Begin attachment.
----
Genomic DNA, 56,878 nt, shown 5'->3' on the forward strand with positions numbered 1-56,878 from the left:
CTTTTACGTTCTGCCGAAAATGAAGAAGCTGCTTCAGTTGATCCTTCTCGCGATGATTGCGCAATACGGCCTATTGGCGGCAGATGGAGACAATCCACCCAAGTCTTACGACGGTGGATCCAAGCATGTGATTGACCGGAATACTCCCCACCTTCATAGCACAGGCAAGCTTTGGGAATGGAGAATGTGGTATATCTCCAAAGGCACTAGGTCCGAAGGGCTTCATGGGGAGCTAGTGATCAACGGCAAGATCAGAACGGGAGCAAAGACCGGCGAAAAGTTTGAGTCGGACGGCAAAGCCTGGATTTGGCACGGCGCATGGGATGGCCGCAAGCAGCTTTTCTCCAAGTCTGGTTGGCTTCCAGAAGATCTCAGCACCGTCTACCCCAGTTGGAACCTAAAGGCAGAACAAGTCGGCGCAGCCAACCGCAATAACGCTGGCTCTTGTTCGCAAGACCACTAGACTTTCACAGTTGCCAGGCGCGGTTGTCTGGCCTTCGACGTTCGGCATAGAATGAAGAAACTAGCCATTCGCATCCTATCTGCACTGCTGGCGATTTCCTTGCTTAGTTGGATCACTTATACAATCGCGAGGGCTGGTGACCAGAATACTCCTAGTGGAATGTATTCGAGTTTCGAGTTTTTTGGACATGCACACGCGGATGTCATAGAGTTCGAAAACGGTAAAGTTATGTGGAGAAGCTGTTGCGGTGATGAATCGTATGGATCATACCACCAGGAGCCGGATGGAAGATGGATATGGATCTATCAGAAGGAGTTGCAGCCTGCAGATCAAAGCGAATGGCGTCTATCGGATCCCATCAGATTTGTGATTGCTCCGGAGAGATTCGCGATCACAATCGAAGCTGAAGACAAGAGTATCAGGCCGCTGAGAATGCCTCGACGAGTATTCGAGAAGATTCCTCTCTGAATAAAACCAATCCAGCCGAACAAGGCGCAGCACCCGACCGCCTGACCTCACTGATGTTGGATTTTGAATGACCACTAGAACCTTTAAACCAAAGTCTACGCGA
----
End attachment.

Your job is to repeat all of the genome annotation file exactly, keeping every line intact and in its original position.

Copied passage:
Genomic DNA, 56,878 nt, shown 5'->3' on the forward strand with positions numbered 1-56,878 from the left:
CTTTTACGTTCTGCCGAAAATGAAGAAGCTGCTTCAGTTGATCCTTCTCGCGATGATTGCGCAATACGGCCTATTGGCGGCAGATGGAGACAATCCACCCAAGTCTTACGACGGTGGATCCAAGCATGTGATTGACCGGAATACTCCCCACCTTCATAGCACAGGCAAGCTTTGGGAATGGAGAATGTGGTATATCTCCAAAGGCACTAGGTCCGAAGGGCTTCATGGGGAGCTAGTGATCAACGGCAAGATCAGAACGGGAGCAAAGACCGGCGAAAAGTTTGAGTCGGACGGCAAAGCCTGGATTTGGCACGGCGCATGGGATGGCCGCAAGCAGCTTTTCTCCAAGTCTGGTTGGCTTCCAGAAGATCTCAGCACCGTCTACCCCAGTTGGAACCTAAAGGCAGAACAAGTCGGCGCAGCCAACCGCAATAACGCTGGCTCTTGTTCGCAAGACCACTAGACTTTCACAGTTGCCAGGCGCGGTTGTCTGGCCTTCGACGTTCGGCATAGAATGAAGAAACTAGCCATTCGCATCCTATCTGCACTGCTGGCGATTTCCTTGCTTAGTTGGATCACTTATACAATCGCGAGGGCTGGTGACCAGAATACTCCTAGTGGAATGTATTCGAGTTTCGAGTTTTTTGGACATGCACACGCGGATGTCATAGAGTTCGAAAACGGTAAAGTTATGTGGAGAAGCTGTTGCGGTGATGAATCGTATGGATCATACCACCAGGAGCCGGATGGAAGATGGATATGGATCTATCAGAAGGAGTTGCAGCCTGCAGATCAAAGCGAATGGCGTCTATCGGATCCCATCAGATTTGTGATTGCTCCGGAGAGATTCGCGATCACAATCGAAGCTGAAGACAAGAGTATCAGGCCGCTGAGAATGCCTCGACGAGTATTCGAGAAGATTCCTCTCTGAATAAAACCAATCCAGCCGAACAAGGCGCAGCACCCGACCGCCTGACCTCACTGATGTTGGATTTTGAATGACCACTAGAACCTTTAAACCAAAGTCTACGCGA